Leo Macias writes sentimental novels with great success but hidden under a pseudonym, Amanda Gris. She is unhappy with her professional life and with her husband, a soldier working in ... See full summary »
A woman's lover leaves her, and she tries to contact him to find out why he's left. She confronts his wife and son, who are as clueless as she. Meanwhile her girlfriend is afraid the police... See full summary »
A girl's mother returns after 15 years to find her daughter has married one of her (the mother's) old boyfriends. They try to mend their broken mother/daughter relationship and deal with ... See full summary »
A brilliant plastic surgeon, haunted by past tragedies, creates a type of synthetic skin that withstands any kind of damage. His guinea pig: a mysterious and volatile woman who holds the key to his obsession.
When it appears as though the end is in sight, the pilots, flight crew, and passengers of a plane heading to Mexico City look to forget the anguish of the moment and face the greatest danger, which we carry within ourselves.
Kika, a young cosmetologist, is called to the mansion of Nicolas, an American writer to make-up the corpse of his stepson, Ramon. Ramon, who is not dead, is revived by Kika's attentions and... See full summary »
In the early 60s, two boys - Ignacio and Enrique - discover love, movies and fear in a Christian school. Father Manolo, the school principal and Literature teacher, both witnesses and takes part in these discoveries. The three characters come against one another twice again, in the late 70s and in 1980. These meetings are set to change the life and death of some of them. Written by
Gael García Bernal fired off an angry riposte to New York Times reporter Lynn Hirschberg after she claimed that he had fallen out with Pedro Almodóvar over filming the explicit homosexual love scenes in the film. Bernal wanted it on record that he had had absolutely no reservations about taking the role. See more »
When young Ignacio is singing to Father Manolo as a birthday present his lips move a little before we hear the lyrics See more »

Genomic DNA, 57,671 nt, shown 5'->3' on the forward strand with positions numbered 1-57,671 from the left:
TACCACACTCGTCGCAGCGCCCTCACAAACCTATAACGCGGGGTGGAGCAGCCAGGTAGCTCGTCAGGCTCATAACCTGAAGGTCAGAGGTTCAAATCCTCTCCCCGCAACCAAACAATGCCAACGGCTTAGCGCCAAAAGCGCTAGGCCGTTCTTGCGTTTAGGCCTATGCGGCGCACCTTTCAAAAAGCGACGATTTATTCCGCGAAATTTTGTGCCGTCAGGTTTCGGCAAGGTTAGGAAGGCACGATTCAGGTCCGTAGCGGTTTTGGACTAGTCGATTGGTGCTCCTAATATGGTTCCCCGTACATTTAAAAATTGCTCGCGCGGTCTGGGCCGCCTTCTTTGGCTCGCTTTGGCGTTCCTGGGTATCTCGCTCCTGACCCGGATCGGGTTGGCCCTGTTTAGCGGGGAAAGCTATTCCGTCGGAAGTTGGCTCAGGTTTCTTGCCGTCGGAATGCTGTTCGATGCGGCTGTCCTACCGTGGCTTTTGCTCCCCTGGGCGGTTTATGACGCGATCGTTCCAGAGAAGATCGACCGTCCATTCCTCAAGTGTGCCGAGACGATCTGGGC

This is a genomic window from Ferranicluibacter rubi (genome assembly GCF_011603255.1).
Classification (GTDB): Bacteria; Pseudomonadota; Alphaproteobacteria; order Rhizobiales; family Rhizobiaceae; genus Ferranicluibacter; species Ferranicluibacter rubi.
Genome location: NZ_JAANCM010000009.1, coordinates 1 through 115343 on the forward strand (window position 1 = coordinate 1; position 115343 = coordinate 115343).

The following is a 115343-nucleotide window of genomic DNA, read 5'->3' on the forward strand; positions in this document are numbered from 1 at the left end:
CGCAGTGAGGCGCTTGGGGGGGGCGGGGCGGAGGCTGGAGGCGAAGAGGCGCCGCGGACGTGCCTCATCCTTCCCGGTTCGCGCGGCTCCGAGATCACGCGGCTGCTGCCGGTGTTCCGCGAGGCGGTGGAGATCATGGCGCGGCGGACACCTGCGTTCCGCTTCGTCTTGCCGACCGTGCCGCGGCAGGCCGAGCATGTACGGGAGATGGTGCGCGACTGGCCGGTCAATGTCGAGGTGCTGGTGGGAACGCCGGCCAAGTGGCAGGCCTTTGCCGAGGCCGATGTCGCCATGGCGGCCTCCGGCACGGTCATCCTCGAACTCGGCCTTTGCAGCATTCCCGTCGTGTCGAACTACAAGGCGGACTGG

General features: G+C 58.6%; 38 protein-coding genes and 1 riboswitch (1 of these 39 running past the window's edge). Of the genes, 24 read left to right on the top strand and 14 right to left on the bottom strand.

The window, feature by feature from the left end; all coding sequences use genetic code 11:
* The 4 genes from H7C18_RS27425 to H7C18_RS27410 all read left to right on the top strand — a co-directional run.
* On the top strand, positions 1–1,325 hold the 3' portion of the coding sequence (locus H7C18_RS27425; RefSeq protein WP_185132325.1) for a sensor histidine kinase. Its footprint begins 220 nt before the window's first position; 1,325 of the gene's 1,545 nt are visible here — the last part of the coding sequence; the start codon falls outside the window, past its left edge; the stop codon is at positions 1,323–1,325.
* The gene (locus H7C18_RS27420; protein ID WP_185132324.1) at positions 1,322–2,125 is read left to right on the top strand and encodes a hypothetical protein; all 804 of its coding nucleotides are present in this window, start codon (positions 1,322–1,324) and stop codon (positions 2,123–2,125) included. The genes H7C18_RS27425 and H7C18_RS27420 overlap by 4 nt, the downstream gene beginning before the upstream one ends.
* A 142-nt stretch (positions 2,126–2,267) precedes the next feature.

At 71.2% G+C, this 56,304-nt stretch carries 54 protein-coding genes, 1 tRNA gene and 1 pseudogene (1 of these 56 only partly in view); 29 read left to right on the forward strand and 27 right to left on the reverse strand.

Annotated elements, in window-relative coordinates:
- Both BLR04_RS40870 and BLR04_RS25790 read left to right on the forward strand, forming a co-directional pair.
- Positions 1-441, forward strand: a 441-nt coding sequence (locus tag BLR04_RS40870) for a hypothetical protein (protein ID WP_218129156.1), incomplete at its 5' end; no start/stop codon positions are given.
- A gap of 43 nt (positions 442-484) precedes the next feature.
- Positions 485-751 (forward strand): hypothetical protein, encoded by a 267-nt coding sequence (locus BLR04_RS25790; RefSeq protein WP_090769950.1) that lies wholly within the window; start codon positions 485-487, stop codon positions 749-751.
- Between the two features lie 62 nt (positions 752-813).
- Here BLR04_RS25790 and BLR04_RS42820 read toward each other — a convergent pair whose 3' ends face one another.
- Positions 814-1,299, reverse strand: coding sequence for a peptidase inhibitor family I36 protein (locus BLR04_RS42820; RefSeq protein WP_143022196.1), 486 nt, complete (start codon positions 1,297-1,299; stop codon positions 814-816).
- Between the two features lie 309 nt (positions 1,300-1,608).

I think I've just lost my faith at this moment, so I no longer believe in God or hell. As I don't believe in hell, I'm not afraid. And without fear I'm capable of anything.
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La Mala Educación could easily be Almodóvar's best movie ever. Yes the movie is darker than usual, but the plot is masterfully rendered in a mind-boggling game of morbid role-reversals. The best metaphor I can find is a distorted mirror: the story is broken down in pieces, a movie into a movie, characters shifting unexpectedly in even darker areas, stealing each other's lines and turning the table over and over. Gael García Bernal is at his best, finally playing on ambiguity rather than relying on his good looks.
The soundtrack is odd, and funny, with a clever use of old songs that perfectly fit the plot ("Cuore Matto", a Spanish version of "Moon River") and an amusingly obscene version of "Torna a Sorrento", which I am afraid most will miss. Aside from the mind boggling twists of the campy "noir" plot, the real mystery is the NC-17 rating. Pretty amazing in a movie with virtually no nudity and it speaks volumes about what we are going to see-- and not see in the future.
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